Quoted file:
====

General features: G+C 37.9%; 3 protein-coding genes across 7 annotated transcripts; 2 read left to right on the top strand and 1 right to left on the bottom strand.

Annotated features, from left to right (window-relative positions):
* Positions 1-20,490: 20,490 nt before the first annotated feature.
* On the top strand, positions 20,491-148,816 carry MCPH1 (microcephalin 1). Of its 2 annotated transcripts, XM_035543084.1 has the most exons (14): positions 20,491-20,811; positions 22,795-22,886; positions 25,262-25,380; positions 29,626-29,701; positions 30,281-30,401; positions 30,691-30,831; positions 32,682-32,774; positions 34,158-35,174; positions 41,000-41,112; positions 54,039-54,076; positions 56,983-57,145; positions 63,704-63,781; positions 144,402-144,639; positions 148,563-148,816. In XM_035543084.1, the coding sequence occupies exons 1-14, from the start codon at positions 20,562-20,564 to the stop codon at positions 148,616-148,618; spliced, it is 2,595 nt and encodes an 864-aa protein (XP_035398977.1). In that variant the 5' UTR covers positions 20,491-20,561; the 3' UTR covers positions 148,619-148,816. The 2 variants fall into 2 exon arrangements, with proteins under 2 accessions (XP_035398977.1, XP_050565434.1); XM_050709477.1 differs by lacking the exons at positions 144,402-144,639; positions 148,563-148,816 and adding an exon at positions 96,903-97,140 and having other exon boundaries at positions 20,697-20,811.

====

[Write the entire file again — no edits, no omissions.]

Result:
General features: G+C 37.9%; 3 protein-coding genes across 7 annotated transcripts; 2 read left to right on the top strand and 1 right to left on the bottom strand.

Annotated features, from left to right (window-relative positions):
* Positions 1-20,490: 20,490 nt before the first annotated feature.
* On the top strand, positions 20,491-148,816 carry MCPH1 (microcephalin 1). Of its 2 annotated transcripts, XM_035543084.1 has the most exons (14): positions 20,491-20,811; positions 22,795-22,886; positions 25,262-25,380; positions 29,626-29,701; positions 30,281-30,401; positions 30,691-30,831; positions 32,682-32,774; positions 34,158-35,174; positions 41,000-41,112; positions 54,039-54,076; positions 56,983-57,145; positions 63,704-63,781; positions 144,402-144,639; positions 148,563-148,816. In XM_035543084.1, the coding sequence occupies exons 1-14, from the start codon at positions 20,562-20,564 to the stop codon at positions 148,616-148,618; spliced, it is 2,595 nt and encodes an 864-aa protein (XP_035398977.1). In that variant the 5' UTR covers positions 20,491-20,561; the 3' UTR covers positions 148,619-148,816. The 2 variants fall into 2 exon arrangements, with proteins under 2 accessions (XP_035398977.1, XP_050565434.1); XM_050709477.1 differs by lacking the exons at positions 144,402-144,639; positions 148,563-148,816 and adding an exon at positions 96,903-97,140 and having other exon boundaries at positions 20,697-20,811.